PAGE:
Tuesday, August 03, 2010


They say that when a Hopi child did something bad, he was not punished nor was he ignored. Someone simply said mildly, “That’s not the Hopi way.” And since the child wanted to belong, he tried to be a good Hopi and do what they did.

Because I might be asked to “distance teach” through the computer a class in “Ethics in the Helping Professions,” I’ve been thinking about this favorite little story. There have probably been other times and periods when ethics were so contradictory and helping each other was so problematic as well as needed, but that’s not much comfort. In 1978 when I took my first formal class in the subject, Don Browning taught it quietly but intensely. I have my notes and text, but some things have been alive in my mind ever since.

There are no answers, really, because everything changes all the time. One of the first things you have to give up is the comfort of knowing you are right and assurance that what you say or do is really helpful. Most of the issues must be worked through in terms of approaches that contrast if not flatly contradict each other.

For people in a basically Abramic culture (Christian, Jewish. Islamic) it’s the big shift from RULE ethics to PRINCIPLE ethics that is embodied (enscriptured, anyway) in the change from the “Old” Testament to the “New” Testament. That is, the change from the Ten Commandments to Jesus’ idea of doing unto others as we would have ourselves done to. This shift wasn’t just in the Middle East -- over the millenia most sophisticated religions come to some version of this. It’s part of the shift from thinking in terms of one tribe -- that stays in one place where one can assume everyone is “on the same page,” whether it is about what to wear or how to treat your parents -- to a far more global journey where the food is unfamiliar, the people are unrelated, and you don’t know what the rules are.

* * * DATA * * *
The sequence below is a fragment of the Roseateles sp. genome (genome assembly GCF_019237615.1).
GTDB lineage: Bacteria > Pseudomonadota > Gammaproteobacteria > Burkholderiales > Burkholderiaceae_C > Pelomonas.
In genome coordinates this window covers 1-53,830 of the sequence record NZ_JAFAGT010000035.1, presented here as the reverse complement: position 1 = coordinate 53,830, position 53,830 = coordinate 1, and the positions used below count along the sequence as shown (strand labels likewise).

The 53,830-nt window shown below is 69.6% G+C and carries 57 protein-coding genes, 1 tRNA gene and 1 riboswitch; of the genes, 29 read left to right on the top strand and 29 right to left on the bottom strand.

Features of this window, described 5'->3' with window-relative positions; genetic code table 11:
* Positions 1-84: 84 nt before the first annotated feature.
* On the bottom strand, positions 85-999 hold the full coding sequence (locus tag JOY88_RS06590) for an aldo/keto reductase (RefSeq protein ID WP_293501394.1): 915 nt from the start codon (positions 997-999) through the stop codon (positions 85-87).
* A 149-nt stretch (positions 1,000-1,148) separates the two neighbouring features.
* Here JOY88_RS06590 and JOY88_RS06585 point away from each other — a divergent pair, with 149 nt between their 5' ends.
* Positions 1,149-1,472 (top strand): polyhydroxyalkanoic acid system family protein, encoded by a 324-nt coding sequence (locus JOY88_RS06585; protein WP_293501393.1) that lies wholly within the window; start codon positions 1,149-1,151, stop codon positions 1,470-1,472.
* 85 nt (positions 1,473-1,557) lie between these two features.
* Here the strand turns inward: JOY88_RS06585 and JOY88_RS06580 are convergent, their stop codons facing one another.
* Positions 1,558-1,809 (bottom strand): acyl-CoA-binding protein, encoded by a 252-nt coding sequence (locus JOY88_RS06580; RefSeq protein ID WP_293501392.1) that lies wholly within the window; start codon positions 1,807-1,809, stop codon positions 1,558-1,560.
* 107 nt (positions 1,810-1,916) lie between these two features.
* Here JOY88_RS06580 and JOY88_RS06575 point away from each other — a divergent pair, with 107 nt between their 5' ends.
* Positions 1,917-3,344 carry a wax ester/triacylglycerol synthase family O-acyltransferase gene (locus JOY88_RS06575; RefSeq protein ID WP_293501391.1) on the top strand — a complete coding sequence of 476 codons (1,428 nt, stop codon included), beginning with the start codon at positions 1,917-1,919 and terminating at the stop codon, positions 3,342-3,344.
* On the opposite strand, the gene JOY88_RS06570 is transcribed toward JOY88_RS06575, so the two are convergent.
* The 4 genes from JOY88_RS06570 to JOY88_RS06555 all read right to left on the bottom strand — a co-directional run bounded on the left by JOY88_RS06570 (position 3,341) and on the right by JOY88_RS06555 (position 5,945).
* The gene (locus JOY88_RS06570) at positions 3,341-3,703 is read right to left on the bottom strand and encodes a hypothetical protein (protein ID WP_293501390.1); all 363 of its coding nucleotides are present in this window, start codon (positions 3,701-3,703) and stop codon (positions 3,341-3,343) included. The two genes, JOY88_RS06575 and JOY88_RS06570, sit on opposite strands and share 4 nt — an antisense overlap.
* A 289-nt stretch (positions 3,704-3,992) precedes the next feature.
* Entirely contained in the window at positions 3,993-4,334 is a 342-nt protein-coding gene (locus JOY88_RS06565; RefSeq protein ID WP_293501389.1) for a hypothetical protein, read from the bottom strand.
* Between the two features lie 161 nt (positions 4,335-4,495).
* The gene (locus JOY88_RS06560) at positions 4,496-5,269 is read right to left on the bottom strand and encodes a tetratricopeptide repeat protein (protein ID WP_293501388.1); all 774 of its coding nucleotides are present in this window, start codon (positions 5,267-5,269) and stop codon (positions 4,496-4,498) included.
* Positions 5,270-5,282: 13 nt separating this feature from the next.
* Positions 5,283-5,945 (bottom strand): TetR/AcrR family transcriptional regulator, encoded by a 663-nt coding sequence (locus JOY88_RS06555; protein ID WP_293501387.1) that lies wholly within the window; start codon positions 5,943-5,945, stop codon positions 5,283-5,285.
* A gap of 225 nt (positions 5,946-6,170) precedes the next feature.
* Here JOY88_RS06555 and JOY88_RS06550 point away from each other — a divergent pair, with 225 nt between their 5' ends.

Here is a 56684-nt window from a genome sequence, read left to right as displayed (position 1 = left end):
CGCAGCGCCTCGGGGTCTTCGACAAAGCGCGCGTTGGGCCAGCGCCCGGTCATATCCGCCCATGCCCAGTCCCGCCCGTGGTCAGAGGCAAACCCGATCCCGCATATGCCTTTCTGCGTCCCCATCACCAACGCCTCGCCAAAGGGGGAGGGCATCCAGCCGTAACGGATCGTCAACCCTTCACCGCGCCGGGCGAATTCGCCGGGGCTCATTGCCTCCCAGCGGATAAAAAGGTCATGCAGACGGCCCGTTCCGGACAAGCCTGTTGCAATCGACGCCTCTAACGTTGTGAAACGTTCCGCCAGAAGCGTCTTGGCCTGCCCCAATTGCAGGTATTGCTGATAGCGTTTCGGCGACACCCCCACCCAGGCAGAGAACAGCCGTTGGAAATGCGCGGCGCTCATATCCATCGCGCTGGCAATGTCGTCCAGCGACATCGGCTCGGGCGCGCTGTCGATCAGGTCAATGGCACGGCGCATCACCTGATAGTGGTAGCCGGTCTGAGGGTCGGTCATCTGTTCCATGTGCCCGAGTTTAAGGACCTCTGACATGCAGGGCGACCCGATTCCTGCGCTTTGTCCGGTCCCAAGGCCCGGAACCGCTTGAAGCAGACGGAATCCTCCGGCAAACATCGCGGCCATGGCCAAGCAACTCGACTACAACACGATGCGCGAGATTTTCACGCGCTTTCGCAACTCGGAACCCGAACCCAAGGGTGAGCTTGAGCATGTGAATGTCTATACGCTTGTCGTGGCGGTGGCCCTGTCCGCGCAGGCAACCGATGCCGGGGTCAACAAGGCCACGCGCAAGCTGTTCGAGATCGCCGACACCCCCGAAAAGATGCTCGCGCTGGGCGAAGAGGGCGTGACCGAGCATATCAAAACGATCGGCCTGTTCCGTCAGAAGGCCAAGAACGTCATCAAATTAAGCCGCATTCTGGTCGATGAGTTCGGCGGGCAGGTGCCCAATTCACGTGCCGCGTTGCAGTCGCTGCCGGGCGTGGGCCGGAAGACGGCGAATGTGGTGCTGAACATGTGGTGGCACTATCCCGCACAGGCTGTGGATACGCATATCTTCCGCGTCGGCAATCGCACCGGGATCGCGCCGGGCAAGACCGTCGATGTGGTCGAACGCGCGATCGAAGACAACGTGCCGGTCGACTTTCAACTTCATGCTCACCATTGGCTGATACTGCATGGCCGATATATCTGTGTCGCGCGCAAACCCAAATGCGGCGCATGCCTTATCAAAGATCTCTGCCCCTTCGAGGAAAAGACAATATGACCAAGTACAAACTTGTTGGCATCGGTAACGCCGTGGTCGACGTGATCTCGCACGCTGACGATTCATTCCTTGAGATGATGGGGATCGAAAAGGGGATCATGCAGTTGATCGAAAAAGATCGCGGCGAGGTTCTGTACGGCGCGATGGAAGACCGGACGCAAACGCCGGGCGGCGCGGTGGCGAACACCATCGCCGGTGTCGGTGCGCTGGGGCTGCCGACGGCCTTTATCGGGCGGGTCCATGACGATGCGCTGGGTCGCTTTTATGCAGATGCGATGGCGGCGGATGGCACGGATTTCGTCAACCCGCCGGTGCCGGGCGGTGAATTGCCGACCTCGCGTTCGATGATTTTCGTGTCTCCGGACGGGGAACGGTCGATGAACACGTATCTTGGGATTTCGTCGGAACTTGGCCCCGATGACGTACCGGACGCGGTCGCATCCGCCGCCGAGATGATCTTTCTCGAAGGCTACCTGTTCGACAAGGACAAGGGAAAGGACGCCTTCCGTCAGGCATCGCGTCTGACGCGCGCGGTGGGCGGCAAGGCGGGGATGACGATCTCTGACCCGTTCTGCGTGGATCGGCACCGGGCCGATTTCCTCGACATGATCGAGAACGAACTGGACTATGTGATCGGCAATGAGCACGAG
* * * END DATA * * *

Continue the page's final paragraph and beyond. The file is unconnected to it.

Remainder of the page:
In this particular context (Blackfeet Community College) an even more compelling dyadic tension is between the “ontological” and the “teleological” -- that is, where things (you) came from in your essential nature and where you are trying to go, your idea of what the future might be. For an autochthonous people (close to the land, aboriginal) that means a lively dialogue between beginnings and goals, both as individuals and as a tribe.

What is the original essence of being Blackfeet? (The Blackfeet “Way.”) This is a question much more easily asked than answered because there are so many ways of trying to find out. Does one go home and ask parents born in 1980? Does one check out the library books written by anthropologists who came in 1930? Or read books by Jesuit missionaries who came fifty years earlier? Does one study the land and the artifacts -- maybe try doing a vision quest in the old way?

That’s almost easy compared to figuring out what future is being aimed at. We’re living in what the Abramic peoples would consider apocalyptic times: the planet itself is in danger. War is not straightforward but a matter of explosive terrorism on the one hand and famine on the other. The first duty is to survive economically, and to avoid self-destruction. This means that the helping professions ARE the line of battle, pulling people back from drugs, alcohol, violence, and ignorance.